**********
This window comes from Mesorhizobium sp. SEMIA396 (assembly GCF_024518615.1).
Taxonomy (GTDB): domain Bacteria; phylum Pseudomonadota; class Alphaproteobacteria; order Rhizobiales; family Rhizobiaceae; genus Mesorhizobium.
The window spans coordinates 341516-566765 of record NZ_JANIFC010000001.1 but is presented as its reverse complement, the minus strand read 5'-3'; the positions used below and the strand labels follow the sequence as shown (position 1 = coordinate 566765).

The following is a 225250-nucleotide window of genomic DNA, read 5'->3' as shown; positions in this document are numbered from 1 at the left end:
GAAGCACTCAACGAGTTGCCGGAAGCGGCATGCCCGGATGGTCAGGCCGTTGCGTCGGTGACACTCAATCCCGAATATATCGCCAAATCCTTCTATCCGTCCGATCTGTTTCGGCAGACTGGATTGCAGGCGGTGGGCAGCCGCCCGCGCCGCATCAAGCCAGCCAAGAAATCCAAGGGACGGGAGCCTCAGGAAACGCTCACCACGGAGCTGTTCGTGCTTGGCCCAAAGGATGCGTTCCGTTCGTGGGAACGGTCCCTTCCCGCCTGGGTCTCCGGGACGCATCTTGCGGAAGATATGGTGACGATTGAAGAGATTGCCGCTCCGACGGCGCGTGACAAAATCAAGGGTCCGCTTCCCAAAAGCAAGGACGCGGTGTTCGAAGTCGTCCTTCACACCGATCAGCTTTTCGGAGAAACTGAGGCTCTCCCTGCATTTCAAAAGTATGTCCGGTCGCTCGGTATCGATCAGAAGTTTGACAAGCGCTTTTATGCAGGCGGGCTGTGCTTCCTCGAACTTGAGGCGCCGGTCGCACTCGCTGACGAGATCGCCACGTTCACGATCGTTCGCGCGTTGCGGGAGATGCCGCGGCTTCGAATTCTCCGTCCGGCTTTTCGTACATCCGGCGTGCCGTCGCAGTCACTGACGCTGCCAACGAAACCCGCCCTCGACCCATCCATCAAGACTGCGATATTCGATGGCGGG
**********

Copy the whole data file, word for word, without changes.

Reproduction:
This window comes from Mesorhizobium sp. SEMIA396 (assembly GCF_024518615.1).
Taxonomy (GTDB): domain Bacteria; phylum Pseudomonadota; class Alphaproteobacteria; order Rhizobiales; family Rhizobiaceae; genus Mesorhizobium.
The window spans coordinates 341516-566765 of record NZ_JANIFC010000001.1 but is presented as its reverse complement, the minus strand read 5'-3'; the positions used below and the strand labels follow the sequence as shown (position 1 = coordinate 566765).

The following is a 225250-nucleotide window of genomic DNA, read 5'->3' as shown; positions in this document are numbered from 1 at the left end:
GAAGCACTCAACGAGTTGCCGGAAGCGGCATGCCCGGATGGTCAGGCCGTTGCGTCGGTGACACTCAATCCCGAATATATCGCCAAATCCTTCTATCCGTCCGATCTGTTTCGGCAGACTGGATTGCAGGCGGTGGGCAGCCGCCCGCGCCGCATCAAGCCAGCCAAGAAATCCAAGGGACGGGAGCCTCAGGAAACGCTCACCACGGAGCTGTTCGTGCTTGGCCCAAAGGATGCGTTCCGTTCGTGGGAACGGTCCCTTCCCGCCTGGGTCTCCGGGACGCATCTTGCGGAAGATATGGTGACGATTGAAGAGATTGCCGCTCCGACGGCGCGTGACAAAATCAAGGGTCCGCTTCCCAAAAGCAAGGACGCGGTGTTCGAAGTCGTCCTTCACACCGATCAGCTTTTCGGAGAAACTGAGGCTCTCCCTGCATTTCAAAAGTATGTCCGGTCGCTCGGTATCGATCAGAAGTTTGACAAGCGCTTTTATGCAGGCGGGCTGTGCTTCCTCGAACTTGAGGCGCCGGTCGCACTCGCTGACGAGATCGCCACGTTCACGATCGTTCGCGCGTTGCGGGAGATGCCGCGGCTTCGAATTCTCCGTCCGGCTTTTCGTACATCCGGCGTGCCGTCGCAGTCACTGACGCTGCCAACGAAACCCGCCCTCGACCCATCCATCAAGACTGCGATATTCGATGGCGGG